Turkey’s President Recep Tayyip Erdogan arrives in Washington today to hold what promises to be a bumpy meeting with his American counterpart Donald Trump. The pair are expected to meet at the White House May 16 and much of the discussion will likely focus on a controversial US decision to arm a Syrian Kurdish militia known as the People's Protection Units (YPG), which Turkey considers a terrorist group.
Erdogan says he will seek to persuade Trump to reverse the decision announced last week to provide heavy weapons to the YPG in preparation for an all-out assault on Raqqa, the Islamic State's so-called capital.
The move has plunged US-Turkish relations to a new low, unleashing a tidal wave of anti-American sentiment. The pro-government newspaper Yeni Safak announced that 96.4% of respondents to an informal poll said they viewed the United States as Turkey’s “enemy” and 94.5% said that the United States ought to be denied permission to use the Incirlik Air Base in the coalition’s anti-IS air campaign.
In an unsubtle attempt to give Trump a way out, Erdogan claimed that the decision to arm the YPG was made “under the influence of US officials” who served under the Obama administration. He was probably referring, among others, to Brett McGurk, the presidential envoy to the anti-IS coalition who was kept on by Trump and deeply resented by Turkish officials over his perceived affinity for the Syrian Kurds.
Erdogan, who apparently hopes that he can win Trump over, proclaimed, “I see this trip as a new milestone in Turkey-US relations.” But it's unlikely that Trump will reverse course. Beset by domestic woes that have been further aggravated by his controversial decision to fire FBI Director James Comey, Trump is desperate for success and the YPG’s proven battlefield prowess points to an assured victory in Raqqa.
Turkey’s main objection to the alliance is that the YPG was spawned by another Kurdish militia, the Kurdistan Workers Party (PKK). The group has been waging a bloody war for Kurdish self-rule inside Turkey since 1984 and is listed by the US State Department as a foreign terrorist organization. The YPG is not, however, and the United States used this legal loophole to embark on the now flourishing partnership.
It is an open secret that many of the YPG’s top commanders and political cadres are drawn from the PKK, and many administration officials privately acknowledge that the two groups are connected. To allay Turkish concerns, the Pentagon has promised tight monitoring of all the weapons given to the YPG and assurance they will not be directed at Turkey.
But can it? Not really, argues Nicholas A. Heras, a senior fellow at the Center for a New American Security. Heras told Al-Monitor that in theory, the United States could rescind arms deliveries to the YPG if it were established that they were winding up in PKK hands and used against Turkish security forces inside Turkey. “But in practice, once the weapons are distributed, tracking them becomes very difficult,” he said. These arms include rifles and explosive munitions. The big question is whether the YPG will also be issued the same anti-tank guided missiles that IS used to deadly effect against Turkish-backed Euphrates Shield forces and their tanks during their campaign to capture the IS-held town of al-Bab earlier this year.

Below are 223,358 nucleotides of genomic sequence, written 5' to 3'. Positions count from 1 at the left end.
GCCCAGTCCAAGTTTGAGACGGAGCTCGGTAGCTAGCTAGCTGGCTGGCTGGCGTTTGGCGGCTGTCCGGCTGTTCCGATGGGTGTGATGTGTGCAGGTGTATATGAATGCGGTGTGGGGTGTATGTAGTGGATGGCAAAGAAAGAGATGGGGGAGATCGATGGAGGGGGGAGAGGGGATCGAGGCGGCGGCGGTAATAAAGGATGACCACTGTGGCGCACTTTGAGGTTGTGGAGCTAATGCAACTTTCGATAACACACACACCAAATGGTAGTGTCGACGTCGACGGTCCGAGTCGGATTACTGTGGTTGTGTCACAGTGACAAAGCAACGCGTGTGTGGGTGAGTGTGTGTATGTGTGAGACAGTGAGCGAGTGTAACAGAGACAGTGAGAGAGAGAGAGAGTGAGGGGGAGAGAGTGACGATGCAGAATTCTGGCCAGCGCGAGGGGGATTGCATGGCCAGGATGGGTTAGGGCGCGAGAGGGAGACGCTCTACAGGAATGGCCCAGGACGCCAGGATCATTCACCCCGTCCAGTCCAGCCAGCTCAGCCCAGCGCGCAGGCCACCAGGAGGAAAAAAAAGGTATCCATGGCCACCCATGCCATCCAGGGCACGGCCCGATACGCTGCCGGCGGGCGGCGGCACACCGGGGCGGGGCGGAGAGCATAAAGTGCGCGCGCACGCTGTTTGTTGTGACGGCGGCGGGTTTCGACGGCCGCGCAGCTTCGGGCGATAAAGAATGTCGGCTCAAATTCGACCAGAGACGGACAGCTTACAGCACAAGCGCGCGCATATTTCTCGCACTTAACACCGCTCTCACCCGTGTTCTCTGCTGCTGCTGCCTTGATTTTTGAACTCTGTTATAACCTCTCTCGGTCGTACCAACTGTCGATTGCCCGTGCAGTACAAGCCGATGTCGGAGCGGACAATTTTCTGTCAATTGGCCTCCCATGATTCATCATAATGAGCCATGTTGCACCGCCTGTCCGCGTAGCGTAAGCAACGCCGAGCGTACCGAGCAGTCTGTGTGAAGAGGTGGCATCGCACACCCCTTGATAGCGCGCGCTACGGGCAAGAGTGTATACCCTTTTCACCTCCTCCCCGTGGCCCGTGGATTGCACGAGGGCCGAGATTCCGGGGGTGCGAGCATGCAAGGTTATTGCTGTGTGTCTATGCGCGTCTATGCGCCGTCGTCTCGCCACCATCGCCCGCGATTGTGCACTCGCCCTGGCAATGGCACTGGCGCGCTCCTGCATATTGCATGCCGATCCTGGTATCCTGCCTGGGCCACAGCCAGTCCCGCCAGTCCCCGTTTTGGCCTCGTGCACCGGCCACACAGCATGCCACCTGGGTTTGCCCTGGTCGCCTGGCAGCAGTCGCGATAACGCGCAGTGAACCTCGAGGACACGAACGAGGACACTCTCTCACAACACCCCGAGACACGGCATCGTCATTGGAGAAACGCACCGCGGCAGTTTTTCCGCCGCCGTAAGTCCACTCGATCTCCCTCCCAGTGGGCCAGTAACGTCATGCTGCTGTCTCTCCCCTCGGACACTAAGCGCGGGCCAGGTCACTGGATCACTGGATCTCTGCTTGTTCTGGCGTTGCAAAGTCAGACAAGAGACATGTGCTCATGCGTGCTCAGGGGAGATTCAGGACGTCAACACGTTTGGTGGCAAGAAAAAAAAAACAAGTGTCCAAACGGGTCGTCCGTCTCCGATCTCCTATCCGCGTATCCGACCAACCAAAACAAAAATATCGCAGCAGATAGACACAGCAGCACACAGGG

Heras argued that by directly arming the YPG, the US military has effectively become the go-to address for Turkey if the Syrian Kurds violate their pledge not to deploy them against Turkey.
“A continued US presence in northeastern Syria until central authority reclaims power is the best guarantee that the YPG won’t turn against Turkey,” he said. By the same token, US forces can fend off further Turkish attacks against the Syrian Kurds.
None of this is likely to cut much ice with Erdogan, who says Turkey and coalition allies Saudi Arabia and Qatar can help the United States fight IS better than the Syrian Kurds.
In fact, Turkey was given well over a year to assemble an alternative force of Sunni Arabs to do the job. It failed. In any case, the rebels were always more motivated to fight the regime of President Bashar al-Assad.
Turkey’s Islam-rooted government was never very enthusiastic about taking on IS, either. It took over a year and a half of tortuous negotiations for Turkey to open the Incirlik Air Base for coalition air missions against IS. In the meantime, determined to see the Syrian regime overthrown, Turkey allowed rebels of all stripes, including al-Qaeda-linked jihadis and IS fighters, to move freely across its borders.
Turkey also saw the rebels as handy proxies against the Syrian Kurds. When IS fighters laid siege to the Syrian Kurdish town of Kobani in the fall of 2014, Turkey looked the other way. That was when the Americans rushed to the Kurds’ defense and their alliance was born. It’s unlikely to end anytime soon.
Once Raqqa is liberated, the coalition will focus on uprooting IS from Deir ez-Zor, where many IS leaders are believed to have fled. Despite recent advances by regime forces from Palmyra toward Deir ez-Zor, said Heras, “They do not have the capacity to seize the area within a timeline that fits US counterterrorism goals.”
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